Nov 15, 2011
WHO confirms latest H5N1 death in Indonesia
Today the World Health Organization (WHO) confirmed yesterday's report from Indonesia's health ministry that a 29-year-old mother of two children who previously died of H5N1 avian flu also died from the disease. The woman, from Bangli district in Bali, became ill Oct 10 and died Oct 17. Her 5-year-old daughter died from H5N1 on Oct 9, followed by her 10-year-old son on Oct 10, according to the WHO. An investigation into the cause of the woman's death determined that she lived in an area with poultry and that poultry in her household and in the neighborhood had died before family members got sick. Lab tests have now confirmed all three cases. The woman's death raised the country's H5N1 totals to 182 cases and 150 deaths. So far this year Indonesia has confirmed 11 H5N1 cases, including 9 deaths. Worldwide H5N1 totals have now reached 570 cases and 335 deaths
Nov 15 WHO update
Nov 2 WHO global case count (does not include today's case)
Seroprevalence study finds 20% to 30% infected with 2009 H1N1 in Ontario
Twenty to thirty percent of Ontarians were estimated to be infected by pandemic 2009 H1N1 influenza by the time the pandemic was over, according to a seroprevalence study yesterday in PLoS One. Toronto public health professionals analyzed serum data from 3,375 samples collected by Ontario public health labs and from 1,024 recruited cohort adults taken before, at several points during, and after the 2009-10 pandemic. They found that the prepandemic seroprevalence of 2009 H1N1 antibodies ranged from 2% to 12% across age-groups and that those numbers jumped to 10% to 19% after the spring pandemic wave and to 32% to 41% at the end of the 2009-10 flu season. Younger populations had higher seroprevalence rates. By season's end, the rates were as follows for the various age-groups as measured by hemagglutination inhibition: under 18, 62% to 83%; 18 to 29, 30% to 45%; 30 to 64, 28% to 44%; and 65 and older, 33% to 35%. The researchers found that geometric mean antibody titers were significantly higher among those who received the H1N1 vaccine. After teasing out those data, the team estimated that 20% to 30% of the population was infected.
Nov 14 PLoS One study
Study links pig exposure to MRSA in veterinarians
Veterinarians who work with swine have a significantly elevated risk of contracting methicillin-resistant Staphylococcus aureus (MRSA), according to a study published today by Belgian and Danish researchers. The team found that, among 146 Danish vets, 14 (9.6%) tested positive for MRSA, including 11 (7.5%) for livestock-associated MRSA (LA-MRSA). Among Belgian vets, the carriage rate was 1.4% (2/143), and both isolates were LA-MRSA. All LA-MRSA isolates were resistant to tetracycline, and 53.4% (7/13) were of a multi-drug-resistant phenotype. Multivariate analysis showed that working with small animals in a clinic appeared to be negatively associated with LA-MRSA (odds ratio [OR], 0.15; 95% confidence interval [CI], 0-1.0, P = 0.05) but that exposure to live pigs was strongly associated with LA-MRSA (OR, 12.1; 95% CI, 1.6-548.5, P = 0·01). The authors conclude, "Since carriage of MRSA ST398 may increase the risk of complications during hospitalization, our results underline that preventive measures may need to be developed for veterinary professionals, particularly for livestock veterinarians."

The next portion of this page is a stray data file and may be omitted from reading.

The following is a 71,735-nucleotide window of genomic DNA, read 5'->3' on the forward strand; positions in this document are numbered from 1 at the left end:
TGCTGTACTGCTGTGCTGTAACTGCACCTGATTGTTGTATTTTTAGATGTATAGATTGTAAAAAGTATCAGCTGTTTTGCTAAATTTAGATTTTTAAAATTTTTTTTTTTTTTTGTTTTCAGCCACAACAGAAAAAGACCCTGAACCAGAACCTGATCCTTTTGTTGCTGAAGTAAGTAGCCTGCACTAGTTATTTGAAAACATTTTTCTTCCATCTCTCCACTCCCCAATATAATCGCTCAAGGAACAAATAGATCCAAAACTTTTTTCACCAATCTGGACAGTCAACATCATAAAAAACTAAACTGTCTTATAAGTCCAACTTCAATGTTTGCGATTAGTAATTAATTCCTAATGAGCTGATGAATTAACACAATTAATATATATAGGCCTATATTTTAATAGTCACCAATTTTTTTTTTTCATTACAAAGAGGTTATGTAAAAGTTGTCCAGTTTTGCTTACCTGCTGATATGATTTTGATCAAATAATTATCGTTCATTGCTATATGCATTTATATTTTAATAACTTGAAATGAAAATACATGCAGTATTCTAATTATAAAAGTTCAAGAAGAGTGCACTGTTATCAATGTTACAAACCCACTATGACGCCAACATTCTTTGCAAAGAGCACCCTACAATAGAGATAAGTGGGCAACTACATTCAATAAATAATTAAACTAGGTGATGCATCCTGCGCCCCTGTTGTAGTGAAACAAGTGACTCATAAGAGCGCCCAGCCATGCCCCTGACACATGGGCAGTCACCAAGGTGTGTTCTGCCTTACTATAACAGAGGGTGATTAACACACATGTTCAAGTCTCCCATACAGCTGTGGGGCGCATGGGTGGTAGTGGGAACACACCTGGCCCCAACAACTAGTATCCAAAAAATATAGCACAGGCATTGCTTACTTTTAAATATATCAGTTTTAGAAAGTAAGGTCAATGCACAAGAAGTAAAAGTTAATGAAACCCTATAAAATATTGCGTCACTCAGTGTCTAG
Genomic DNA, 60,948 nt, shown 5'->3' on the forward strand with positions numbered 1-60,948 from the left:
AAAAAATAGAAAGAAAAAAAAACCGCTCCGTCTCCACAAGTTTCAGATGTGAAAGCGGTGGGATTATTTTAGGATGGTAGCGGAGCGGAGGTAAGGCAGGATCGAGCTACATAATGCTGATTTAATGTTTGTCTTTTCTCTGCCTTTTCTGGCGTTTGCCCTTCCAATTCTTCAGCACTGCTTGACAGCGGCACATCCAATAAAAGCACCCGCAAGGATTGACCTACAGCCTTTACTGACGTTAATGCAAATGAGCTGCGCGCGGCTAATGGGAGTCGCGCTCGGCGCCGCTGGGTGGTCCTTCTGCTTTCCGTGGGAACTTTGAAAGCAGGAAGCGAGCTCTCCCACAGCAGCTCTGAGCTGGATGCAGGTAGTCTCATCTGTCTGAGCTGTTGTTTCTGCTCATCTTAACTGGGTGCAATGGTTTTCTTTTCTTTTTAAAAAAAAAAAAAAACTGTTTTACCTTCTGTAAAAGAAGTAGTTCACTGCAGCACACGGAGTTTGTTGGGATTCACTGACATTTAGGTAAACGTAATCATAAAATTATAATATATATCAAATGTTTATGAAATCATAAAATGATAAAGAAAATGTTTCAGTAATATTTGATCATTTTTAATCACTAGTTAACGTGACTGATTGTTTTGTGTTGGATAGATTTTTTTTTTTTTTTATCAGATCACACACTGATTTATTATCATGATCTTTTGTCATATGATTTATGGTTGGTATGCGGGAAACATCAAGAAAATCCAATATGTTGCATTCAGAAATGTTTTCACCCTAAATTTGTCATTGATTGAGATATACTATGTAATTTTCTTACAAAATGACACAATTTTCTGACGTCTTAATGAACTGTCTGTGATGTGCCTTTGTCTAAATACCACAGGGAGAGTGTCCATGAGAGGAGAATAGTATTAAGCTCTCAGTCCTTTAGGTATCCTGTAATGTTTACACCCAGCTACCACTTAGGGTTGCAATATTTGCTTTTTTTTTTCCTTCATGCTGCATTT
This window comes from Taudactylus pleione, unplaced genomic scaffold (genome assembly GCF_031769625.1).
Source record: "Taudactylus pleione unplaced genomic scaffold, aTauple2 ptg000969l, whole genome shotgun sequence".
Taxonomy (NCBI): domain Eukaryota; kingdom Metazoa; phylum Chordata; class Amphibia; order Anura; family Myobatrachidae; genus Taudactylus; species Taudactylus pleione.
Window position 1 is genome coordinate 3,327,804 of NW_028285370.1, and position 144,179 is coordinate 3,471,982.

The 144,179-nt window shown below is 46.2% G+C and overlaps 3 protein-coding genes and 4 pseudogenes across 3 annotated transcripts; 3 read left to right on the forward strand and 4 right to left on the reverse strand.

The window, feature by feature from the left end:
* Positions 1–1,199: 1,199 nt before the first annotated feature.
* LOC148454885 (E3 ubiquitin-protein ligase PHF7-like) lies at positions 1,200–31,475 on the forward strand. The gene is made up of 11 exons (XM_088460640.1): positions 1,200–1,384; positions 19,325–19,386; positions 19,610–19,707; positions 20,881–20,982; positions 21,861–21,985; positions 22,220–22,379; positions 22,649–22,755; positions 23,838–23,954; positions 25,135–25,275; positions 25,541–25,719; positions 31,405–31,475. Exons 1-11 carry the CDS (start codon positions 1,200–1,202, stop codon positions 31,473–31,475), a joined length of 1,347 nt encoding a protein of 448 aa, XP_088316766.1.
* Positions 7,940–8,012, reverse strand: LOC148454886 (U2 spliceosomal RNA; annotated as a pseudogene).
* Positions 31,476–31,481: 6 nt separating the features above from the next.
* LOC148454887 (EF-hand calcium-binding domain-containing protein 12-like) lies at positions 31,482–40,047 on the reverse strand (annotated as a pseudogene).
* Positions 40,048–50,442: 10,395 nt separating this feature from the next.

Nov 15 Epidemiol Infect abstract
US uptake of 3 adolescent vaccines on the rise
Vaccination coverage for three vaccines added to the US adolescent vaccination schedule from 2005 through 2007 have increased, but further strides could be made, according to a study published online yesterday in Pediatrics. Scientists from the Centers for Disease Control and Prevention analyzed the 2006 through 2009 National Immunization Survey–Teen, an annual provider-verified survey of vaccination coverage among 13- to 17-year-olds, for data on coverage of the tetanus-diphtheria-acellular pertussis (TdaP), meningococcal conjugate (MenACWY), and human papillomavirus (HPV) vaccines, the latter for girls only. From 2006 to 2009, those receiving one or more doses of TdaP and MenACWY increased from 11% to 56% and from 12% to 54%, respectively. From 2007 to 2009, the proportion of girls who received one or more HPV doses increased from 25% to 44%, and from 2008 to 2009 coverage with three or more HPV doses increased from 18% to 27%. The investigators also estimated that vaccination coverage in 2009 could have been higher than 80% for TdaP and MenACWY and as high as 74% for the first HPV dose if providers had administered all recommended vaccine doses during the same vaccination visit. The authors conclude, "Strategies are needed to increase parental knowledge about adolescent vaccines and improve provider recommendation and administration of all vaccines during the same visit."
Nov 14 Pediatrics abstract